The above application, filed in class 30 for sweets, was also rejected by EUIPO. By virtue of a decision of March 7, 2017, the Fifth Board of Appeal of EUIPO stated that the expression "sweet mix" (a mix of sweets) will be understood by the target group of consumers as an indication of the sweet taste of goods designated with this mark. According to EUIPO, the applied typeface and the set of colors have decorative character, and the variety of colors only constitutes an enhancement of the meaning of "the mix of sweets", being at the same time a reference to the kind and quality of the relevant goods. Consequently, the mark is devoid of distinctive character4.

Is there anything to be afraid of?

The definition of trademark descriptiveness is commonly understood and accepted, however a difficulty of its interpretation consists in an individual assessment. It depends on perception of every individual person. For one examiner of the patent office or a consumer, a given name will be perceived as distinctive, while by the others it will be regarded as having ordinary character and being commonly used on the market.

What is the standpoint of the Polish Patent Office?

So far the practice of the Polish Patent Office has been based upon a rule that the applied marks including simple, descriptive words, however used along with additional graphic elements, can be regarded as distinctive, and consequently it usually granted them registration.

However, as it can be inferred from the latest information presented by the Polish Patent Office at the recent consultation meetings and lectures, this practice may be changed under the influence of the decisions issued at the European Union level. Although the Polish Patent Office is not legally bound by EUIPO's decisions, it should take them into consideration in its adjudications. Consequently, because of the obligation to observe the rule of uniformity across the EU, registration of a trademark in Poland may become more and more difficult.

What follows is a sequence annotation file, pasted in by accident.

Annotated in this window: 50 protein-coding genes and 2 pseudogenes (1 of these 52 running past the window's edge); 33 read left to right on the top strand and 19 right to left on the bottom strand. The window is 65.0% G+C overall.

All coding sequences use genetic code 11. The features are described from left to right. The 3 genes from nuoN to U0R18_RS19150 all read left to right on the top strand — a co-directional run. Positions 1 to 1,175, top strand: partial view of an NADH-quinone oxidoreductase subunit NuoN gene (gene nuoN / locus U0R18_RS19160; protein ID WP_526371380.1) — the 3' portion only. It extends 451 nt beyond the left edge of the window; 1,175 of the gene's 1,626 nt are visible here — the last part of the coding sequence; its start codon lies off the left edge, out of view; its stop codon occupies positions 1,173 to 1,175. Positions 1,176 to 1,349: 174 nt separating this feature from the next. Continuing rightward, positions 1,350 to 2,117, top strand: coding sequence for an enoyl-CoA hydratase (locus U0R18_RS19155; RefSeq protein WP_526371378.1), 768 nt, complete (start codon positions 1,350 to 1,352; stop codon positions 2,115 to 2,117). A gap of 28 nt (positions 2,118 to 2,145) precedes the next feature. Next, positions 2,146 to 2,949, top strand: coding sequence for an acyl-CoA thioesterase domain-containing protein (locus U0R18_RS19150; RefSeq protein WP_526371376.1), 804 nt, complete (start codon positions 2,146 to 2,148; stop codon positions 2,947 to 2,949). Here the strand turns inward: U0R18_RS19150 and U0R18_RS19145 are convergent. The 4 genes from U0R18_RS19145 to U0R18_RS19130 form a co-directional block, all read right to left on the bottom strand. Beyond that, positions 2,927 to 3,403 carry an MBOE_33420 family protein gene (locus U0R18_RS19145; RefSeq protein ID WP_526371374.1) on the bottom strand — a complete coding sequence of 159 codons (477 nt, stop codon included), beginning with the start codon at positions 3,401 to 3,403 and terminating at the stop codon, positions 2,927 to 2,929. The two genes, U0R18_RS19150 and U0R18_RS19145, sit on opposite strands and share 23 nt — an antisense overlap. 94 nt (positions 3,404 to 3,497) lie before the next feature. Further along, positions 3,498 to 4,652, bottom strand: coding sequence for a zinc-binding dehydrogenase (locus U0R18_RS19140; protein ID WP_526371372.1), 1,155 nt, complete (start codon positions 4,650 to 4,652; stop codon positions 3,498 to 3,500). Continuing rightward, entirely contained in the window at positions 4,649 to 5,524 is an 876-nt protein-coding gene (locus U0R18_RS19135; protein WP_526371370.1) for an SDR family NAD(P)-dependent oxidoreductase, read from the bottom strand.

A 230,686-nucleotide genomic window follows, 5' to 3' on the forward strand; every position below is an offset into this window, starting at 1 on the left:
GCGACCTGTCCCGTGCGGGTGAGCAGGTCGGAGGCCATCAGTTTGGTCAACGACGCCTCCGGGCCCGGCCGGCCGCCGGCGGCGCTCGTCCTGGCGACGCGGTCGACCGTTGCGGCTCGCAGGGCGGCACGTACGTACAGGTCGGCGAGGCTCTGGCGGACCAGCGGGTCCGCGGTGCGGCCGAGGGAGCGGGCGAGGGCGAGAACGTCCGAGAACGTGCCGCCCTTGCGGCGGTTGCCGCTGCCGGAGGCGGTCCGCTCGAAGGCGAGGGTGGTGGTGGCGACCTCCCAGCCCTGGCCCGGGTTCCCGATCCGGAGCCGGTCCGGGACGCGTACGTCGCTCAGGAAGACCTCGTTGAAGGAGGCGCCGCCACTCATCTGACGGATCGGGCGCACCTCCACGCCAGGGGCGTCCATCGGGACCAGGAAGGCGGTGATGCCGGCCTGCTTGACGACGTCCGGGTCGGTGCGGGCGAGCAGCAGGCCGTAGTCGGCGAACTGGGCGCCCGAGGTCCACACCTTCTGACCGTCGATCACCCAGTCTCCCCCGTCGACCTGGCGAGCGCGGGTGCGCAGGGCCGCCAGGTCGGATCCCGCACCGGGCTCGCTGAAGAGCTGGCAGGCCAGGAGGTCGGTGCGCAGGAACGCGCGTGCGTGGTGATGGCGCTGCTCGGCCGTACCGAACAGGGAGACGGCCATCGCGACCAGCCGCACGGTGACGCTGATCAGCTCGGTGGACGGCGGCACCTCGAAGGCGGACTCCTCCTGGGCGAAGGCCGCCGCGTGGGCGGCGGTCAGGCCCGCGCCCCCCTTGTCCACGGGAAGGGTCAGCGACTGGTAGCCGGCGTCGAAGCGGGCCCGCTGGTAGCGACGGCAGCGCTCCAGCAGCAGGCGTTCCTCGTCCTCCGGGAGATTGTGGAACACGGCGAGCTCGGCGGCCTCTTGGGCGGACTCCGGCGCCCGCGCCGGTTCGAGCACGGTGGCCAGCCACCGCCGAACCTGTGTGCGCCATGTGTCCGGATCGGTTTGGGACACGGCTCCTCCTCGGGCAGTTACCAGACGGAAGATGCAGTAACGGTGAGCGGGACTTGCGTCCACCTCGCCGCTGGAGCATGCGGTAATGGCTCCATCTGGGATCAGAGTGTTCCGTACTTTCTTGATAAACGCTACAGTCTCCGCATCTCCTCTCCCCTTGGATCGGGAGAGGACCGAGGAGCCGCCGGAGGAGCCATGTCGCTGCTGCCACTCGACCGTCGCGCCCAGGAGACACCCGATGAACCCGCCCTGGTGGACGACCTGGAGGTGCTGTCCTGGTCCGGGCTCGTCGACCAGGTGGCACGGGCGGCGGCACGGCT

So what steps should be taken to protect oneself?

In order to guarantee that the process of trademark registration goes smoothly and efficiently, it is simply advisable to consult a patent attorney before filing an application. A professional agent can easily conduct a full search for the mark and assess whether it is eligible for registration, namely whether it fulfills the requirements for registration on absolute grounds, and whether it does not infringe any earlier rights of third parties.

If the Patent Office claims descriptiveness of the applied mark, it is possible to try to defend the application, however this is not an easy process. Therefore, it is advisable first of all to avoid choosing simple, descriptive terms, and secondly - should any doubts arise – rely on the opinion of a professional trademark attorney.


1. DECISION of the Fifth Board of Appeal of EUIPO as of March 1, 2017 in the case no. R 658/2016-5; Court Judgment (Second Board) of March 20, 2018 in the case no. T-272/17.

2. EUIPO - refusal for application of the European Union trademark no. EUTM-017549577of July 3, 2018.

3. DECISION of the Fifth Board of Appeal of November 14, 2018 in Case no. R 1710/2018-5.

4. DECISION of the Fifth Board of Appeal of EUIPO as of March 7, 2017 in the case no. R 1120/2016-1.

The content of this article is intended to provide a general guide to the subject matter. Specialist advice should be sought about your specific circumstances.